Dilemma of democracy facing Muslims in Britain

Developing Just Leadership

Fahad Ansari

Rabi' al-Thani 16, 1431 2010-04-01

Main Stories

by Fahad Ansari (Main Stories, Crescent International Vol. 39, No. 2, Rabi' al-Thani, 1431)

For years British Muslims have been pressured by the government, media, think tanks, and even some Muslim community leaders to renounce violence as a means of bringing about change for their communities, both in the UK and abroad.

For years British Muslims have been pressured by the government, media, think tanks, and even some Muslim community leaders to renounce violence as a means of bringing about change for their communities, both in the UK and abroad. They have been pressured to embrace the values of democracy and to engage with the British political and electoral system. Muslim groups, such as Hizb ut-Tahrir, who believe that any form of participation in the democratic system is prohibited and inimical to Islam, have been condemned for being isolationist and extremist. Yet recent events suggest that even renouncing violence and exercising our democratic rights may not be enough to appease the powers that be.

Take the example of Muslims who opposed the opinion that demonstrations are haram, and took to the streets to protest against the Israeli slaughter in Gaza last year. Some would argue that protesting and demonstrating constitute core concepts of democracy whereby citizens are able to exercise their right to assemble and the right to free speech. Depending on the discipline, behavior, and crowd-management tactics of the police, demonstrations can occasionally get slightly out of hand. Marchers regularly get fined for committing public order offences as a result. At the Gaza demonstrations at which thousands of women and children were also present, scores of protesters were brutally assaulted and manhandled by the police. Tactics of bullying, intimidation and provocation were utilized by the police that increased the chances of confrontation and hostility. As a result many people were arrested during these protests.

More shockingly, 119 others, mainly Muslims aged 16-19, were kept under surveillance for months following the protests, and arrested in anti-terror dawn raids almost a year later. Some like Yahia Tebani (18) and Ashir (24) narrated how their family members were handcuffed for almost three hours and put in separate rooms during the arrests and how computers, clothes, iPhones and other electronic equipment were confiscated. They were not allowed to change clothes and were forced to remain in their pajamas. Others were questioned at police stations without a lawyer present, after being told by officers that they would face long delays if they waited for a solicitor to arrive. Joanna Gilmore, researcher in the School of Law at the University of Manchester, told a public meeting in the House of Commons that these are the highest number of mass arrests in relation to a political demonstration since the Poll Tax riots of 1990.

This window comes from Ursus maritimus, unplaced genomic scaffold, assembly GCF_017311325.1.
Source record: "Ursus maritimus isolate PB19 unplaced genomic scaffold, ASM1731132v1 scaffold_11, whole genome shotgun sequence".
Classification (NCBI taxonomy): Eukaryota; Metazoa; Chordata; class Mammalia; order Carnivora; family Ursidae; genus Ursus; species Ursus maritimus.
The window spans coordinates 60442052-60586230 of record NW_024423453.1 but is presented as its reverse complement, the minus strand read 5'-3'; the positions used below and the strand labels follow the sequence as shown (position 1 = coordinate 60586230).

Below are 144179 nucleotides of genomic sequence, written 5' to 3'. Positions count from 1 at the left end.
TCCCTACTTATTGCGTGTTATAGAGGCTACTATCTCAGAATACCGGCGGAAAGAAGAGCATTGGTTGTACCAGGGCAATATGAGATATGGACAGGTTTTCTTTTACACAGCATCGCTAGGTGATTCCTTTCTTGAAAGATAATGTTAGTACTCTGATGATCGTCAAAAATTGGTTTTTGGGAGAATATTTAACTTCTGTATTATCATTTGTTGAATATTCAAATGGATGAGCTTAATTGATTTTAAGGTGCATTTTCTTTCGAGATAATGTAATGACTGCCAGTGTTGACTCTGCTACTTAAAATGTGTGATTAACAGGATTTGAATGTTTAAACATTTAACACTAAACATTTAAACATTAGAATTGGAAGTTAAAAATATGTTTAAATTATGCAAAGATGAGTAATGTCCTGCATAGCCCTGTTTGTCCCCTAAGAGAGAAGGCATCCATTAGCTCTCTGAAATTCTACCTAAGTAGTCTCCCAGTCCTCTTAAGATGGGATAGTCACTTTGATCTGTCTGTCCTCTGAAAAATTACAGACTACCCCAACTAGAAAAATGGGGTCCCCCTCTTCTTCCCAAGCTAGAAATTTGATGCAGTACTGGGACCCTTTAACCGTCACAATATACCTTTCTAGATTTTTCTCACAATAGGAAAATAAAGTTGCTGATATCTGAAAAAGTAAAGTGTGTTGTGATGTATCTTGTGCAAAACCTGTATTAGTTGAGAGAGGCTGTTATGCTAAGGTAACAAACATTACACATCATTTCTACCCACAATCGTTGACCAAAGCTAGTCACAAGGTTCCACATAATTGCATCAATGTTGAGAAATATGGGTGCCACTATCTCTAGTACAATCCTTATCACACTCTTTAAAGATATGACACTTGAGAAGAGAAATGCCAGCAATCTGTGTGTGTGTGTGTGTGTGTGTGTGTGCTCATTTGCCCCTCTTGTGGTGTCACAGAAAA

More than 70 of those arrested were charged. Astonishingly, the 22 protesters convicted thus far have been handed harsh prison sentences of between 15 months to 3 years each. Some of those sentenced were only 16-year-old students, attending their first demonstration. For example, Mosab al-Ani, a 20-year-old dental student, was sentenced to one year in prison for throwing an empty plastic bottle at the gates of the Israeli embassy. Another convicted protester was a Palestinian two of whose cousins were murdered byIsraeli security forces days before the demonstration. None of the protesters had prior criminal convictions and all were of good character. In al-Ani’s case, the sentencing judge, John Denniss, even gave him a flawless character reference saying that he knew he came to the protest peacefully, unarmed and that he apologized to the police. Neverthe-less Denniss felt obliged to pass the harsh sentence to deter others. Denniss completely absolved the police of all responsibility, describing their response as “measured”, and failed to focus on their failure to manage the crowd and their role in provoking conflict. The Islamic Human Rights Commission published a report in January 2010, Police, Protest and Conflict: A Report into thePolicing of the London Gaza Demonstrations in 2008-2009, which examined such issues but unfortunately the report was not considered by the courts when sentencing.

What is clear is that despite tens of thousands of people from all religions and backgrounds attending the demonstrations and being involved in aggressive behavior that followed, all but two of those arrested were Muslims. What is also clear is that the trouble at the Gaza riots was nowhere near the scale of violence witnessed at the G20 protests, where a branch of the Royal Bank of Scotland was looted, yet only 20 people were charged for offences committed at that demonstration. The police response to Muslim protesters has been wholly disproportionate and seems intentionally designed to deter Muslims from protesting or demonstrating in future.